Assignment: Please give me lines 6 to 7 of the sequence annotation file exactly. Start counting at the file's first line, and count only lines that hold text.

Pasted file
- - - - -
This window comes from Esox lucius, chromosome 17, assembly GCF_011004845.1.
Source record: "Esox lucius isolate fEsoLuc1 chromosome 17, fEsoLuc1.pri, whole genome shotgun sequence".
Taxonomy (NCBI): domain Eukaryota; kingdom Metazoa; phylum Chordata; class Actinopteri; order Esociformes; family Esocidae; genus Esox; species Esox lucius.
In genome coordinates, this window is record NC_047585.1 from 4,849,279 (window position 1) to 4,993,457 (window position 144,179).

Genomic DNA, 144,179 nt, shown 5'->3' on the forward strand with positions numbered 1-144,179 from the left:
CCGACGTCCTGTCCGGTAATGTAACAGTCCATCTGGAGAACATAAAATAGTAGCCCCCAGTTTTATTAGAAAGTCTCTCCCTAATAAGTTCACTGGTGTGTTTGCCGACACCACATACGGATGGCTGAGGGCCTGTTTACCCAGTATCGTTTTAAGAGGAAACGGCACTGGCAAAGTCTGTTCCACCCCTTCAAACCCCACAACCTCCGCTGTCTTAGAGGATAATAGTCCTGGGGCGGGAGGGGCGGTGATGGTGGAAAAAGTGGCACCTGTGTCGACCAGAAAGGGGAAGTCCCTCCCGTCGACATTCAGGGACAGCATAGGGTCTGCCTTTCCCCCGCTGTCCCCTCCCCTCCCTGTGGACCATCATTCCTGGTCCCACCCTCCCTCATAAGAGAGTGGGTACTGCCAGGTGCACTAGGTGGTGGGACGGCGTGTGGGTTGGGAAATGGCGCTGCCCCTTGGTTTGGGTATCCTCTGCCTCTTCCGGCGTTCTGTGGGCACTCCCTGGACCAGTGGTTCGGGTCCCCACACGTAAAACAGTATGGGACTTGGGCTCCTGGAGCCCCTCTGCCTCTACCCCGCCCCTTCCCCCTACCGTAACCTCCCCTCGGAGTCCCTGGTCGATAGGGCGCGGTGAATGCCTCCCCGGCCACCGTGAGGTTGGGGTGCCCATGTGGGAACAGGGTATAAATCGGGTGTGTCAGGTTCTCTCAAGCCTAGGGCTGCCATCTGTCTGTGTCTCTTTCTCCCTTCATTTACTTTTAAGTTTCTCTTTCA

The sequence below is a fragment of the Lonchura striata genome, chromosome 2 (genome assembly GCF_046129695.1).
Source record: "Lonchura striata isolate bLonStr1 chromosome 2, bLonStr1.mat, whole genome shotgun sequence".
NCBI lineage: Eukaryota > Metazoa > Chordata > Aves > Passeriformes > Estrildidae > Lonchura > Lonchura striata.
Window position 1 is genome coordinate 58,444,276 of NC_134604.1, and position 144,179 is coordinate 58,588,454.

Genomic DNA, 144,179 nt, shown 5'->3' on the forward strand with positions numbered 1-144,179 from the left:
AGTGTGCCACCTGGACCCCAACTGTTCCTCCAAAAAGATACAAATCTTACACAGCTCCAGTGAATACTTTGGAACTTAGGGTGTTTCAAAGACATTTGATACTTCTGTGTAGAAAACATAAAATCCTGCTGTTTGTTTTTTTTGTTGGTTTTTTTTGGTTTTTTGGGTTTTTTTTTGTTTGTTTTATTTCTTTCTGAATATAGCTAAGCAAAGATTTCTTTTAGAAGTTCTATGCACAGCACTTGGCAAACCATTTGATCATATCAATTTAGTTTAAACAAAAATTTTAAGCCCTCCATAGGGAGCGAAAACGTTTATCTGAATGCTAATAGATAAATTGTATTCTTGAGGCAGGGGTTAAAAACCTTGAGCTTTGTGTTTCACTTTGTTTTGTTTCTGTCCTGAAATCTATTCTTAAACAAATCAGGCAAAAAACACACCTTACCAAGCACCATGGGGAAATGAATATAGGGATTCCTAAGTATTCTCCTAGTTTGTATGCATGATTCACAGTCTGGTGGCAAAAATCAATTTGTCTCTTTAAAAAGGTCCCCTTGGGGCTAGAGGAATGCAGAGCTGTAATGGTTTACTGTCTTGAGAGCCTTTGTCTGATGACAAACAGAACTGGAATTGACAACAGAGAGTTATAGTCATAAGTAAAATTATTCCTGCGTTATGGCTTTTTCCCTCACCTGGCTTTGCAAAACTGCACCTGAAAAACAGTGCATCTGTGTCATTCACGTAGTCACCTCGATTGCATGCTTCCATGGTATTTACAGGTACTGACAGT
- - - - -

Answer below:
CCGACGTCCTGTCCGGTAATGTAACAGTCCATCTGGAGAACATAAAATAGTAGCCCCCAGTTTTATTAGAAAGTCTCTCCCTAATAAGTTCACTGGTGTGTTTGCCGACACCACATACGGATGGCTGAGGGCCTGTTTACCCAGTATCGTTTTAAGAGGAAACGGCACTGGCAAAGTCTGTTCCACCCCTTCAAACCCCACAACCTCCGCTGTCTTAGAGGATAATAGTCCTGGGGCGGGAGGGGCGGTGATGGTGGAAAAAGTGGCACCTGTGTCGACCAGAAAGGGGAAGTCCCTCCCGTCGACATTCAGGGACAGCATAGGGTCTGCCTTTCCCCCGCTGTCCCCTCCCCTCCCTGTGGACCATCATTCCTGGTCCCACCCTCCCTCATAAGAGAGTGGGTACTGCCAGGTGCACTAGGTGGTGGGACGGCGTGTGGGTTGGGAAATGGCGCTGCCCCTTGGTTTGGGTATCCTCTGCCTCTTCCGGCGTTCTGTGGGCACTCCCTGGACCAGTGGTTCGGGTCCCCACACGTAAAACAGTATGGGACTTGGGCTCCTGGAGCCCCTCTGCCTCTACCCCGCCCCTTCCCCCTACCGTAACCTCCCCTCGGAGTCCCTGGTCGATAGGGCGCGGTGAATGCCTCCCCGGCCACCGTGAGGTTGGGGTGCCCATGTGGGAACAGGGTATAAATCGGGTGTGTCAGGTTCTCTCAAGCCTAGGGCTGCCATCTGTCTGTGTCTCTTTCTCCCTTCATTTACTTTTAAGTTTCTCTTTCA

The sequence below is a fragment of the Lonchura striata genome, chromosome 2 (genome assembly GCF_046129695.1).